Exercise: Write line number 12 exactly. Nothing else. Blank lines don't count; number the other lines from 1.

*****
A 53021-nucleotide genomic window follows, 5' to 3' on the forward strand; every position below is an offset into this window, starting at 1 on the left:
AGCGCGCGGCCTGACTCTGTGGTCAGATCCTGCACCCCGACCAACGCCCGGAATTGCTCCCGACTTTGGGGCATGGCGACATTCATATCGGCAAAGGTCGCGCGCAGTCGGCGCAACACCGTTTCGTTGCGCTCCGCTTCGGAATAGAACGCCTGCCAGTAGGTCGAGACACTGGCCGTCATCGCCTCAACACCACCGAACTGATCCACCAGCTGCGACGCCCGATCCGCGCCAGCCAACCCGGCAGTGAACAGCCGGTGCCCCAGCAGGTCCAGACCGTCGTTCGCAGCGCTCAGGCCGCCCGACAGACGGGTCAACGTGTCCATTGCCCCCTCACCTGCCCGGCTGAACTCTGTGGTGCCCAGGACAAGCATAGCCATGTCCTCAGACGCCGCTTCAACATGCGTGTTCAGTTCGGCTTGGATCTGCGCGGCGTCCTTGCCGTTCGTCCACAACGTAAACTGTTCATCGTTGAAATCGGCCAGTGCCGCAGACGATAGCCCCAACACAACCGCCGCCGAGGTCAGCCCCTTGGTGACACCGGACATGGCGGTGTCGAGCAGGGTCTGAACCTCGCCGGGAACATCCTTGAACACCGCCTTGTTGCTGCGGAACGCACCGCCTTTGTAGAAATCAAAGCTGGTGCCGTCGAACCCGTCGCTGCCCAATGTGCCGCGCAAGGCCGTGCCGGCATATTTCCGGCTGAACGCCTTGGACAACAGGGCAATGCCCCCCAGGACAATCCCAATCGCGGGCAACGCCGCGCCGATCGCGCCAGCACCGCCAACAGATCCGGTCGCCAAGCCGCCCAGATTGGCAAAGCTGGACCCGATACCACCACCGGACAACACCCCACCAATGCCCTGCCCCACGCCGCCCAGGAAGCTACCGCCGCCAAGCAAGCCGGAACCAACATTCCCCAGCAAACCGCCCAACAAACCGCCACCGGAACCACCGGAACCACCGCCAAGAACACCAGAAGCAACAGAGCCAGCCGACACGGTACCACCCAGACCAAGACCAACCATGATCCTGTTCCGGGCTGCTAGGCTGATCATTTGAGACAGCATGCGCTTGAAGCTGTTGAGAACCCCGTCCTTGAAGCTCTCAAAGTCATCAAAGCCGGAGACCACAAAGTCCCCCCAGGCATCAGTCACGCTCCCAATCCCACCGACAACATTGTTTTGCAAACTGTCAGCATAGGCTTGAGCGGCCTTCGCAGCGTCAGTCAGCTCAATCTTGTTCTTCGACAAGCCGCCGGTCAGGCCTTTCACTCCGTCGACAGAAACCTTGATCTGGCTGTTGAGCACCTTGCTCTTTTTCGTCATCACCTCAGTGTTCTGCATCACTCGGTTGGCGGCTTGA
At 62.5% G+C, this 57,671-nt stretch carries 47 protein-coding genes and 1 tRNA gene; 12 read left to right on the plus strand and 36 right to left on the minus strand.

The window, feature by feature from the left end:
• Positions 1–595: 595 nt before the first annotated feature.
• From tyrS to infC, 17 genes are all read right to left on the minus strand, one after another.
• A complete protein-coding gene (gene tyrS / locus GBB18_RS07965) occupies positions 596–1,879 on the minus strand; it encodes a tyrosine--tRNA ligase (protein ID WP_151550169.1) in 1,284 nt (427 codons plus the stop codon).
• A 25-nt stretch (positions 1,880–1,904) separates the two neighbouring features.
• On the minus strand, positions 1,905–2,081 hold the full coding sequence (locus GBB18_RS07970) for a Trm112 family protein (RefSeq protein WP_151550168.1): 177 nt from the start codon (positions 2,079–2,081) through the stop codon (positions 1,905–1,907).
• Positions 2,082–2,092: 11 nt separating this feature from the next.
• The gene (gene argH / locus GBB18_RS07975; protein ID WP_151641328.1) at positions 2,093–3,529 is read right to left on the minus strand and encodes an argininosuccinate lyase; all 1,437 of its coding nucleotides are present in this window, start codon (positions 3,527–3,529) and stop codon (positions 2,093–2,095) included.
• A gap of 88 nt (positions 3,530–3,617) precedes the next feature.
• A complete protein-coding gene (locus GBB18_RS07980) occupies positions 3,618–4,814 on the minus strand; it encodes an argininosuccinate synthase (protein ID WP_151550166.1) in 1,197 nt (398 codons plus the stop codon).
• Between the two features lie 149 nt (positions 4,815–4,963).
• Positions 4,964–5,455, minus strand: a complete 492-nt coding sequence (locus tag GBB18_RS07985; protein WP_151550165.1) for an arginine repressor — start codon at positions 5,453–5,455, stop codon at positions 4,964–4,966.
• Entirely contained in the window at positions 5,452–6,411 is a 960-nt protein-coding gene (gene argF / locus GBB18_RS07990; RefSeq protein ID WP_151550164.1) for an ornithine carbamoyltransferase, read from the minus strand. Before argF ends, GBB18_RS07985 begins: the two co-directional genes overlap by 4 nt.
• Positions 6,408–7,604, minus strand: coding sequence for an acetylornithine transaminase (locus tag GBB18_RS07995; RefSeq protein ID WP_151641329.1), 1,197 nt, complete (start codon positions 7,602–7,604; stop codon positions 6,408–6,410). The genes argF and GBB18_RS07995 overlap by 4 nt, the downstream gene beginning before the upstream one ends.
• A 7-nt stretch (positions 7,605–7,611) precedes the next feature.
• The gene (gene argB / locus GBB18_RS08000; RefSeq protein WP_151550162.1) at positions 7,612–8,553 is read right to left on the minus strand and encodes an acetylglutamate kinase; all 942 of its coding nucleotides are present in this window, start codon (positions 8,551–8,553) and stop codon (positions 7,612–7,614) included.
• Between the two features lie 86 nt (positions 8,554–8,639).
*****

• A gap of 88 nt (positions 3,530–3,617) precedes the next feature.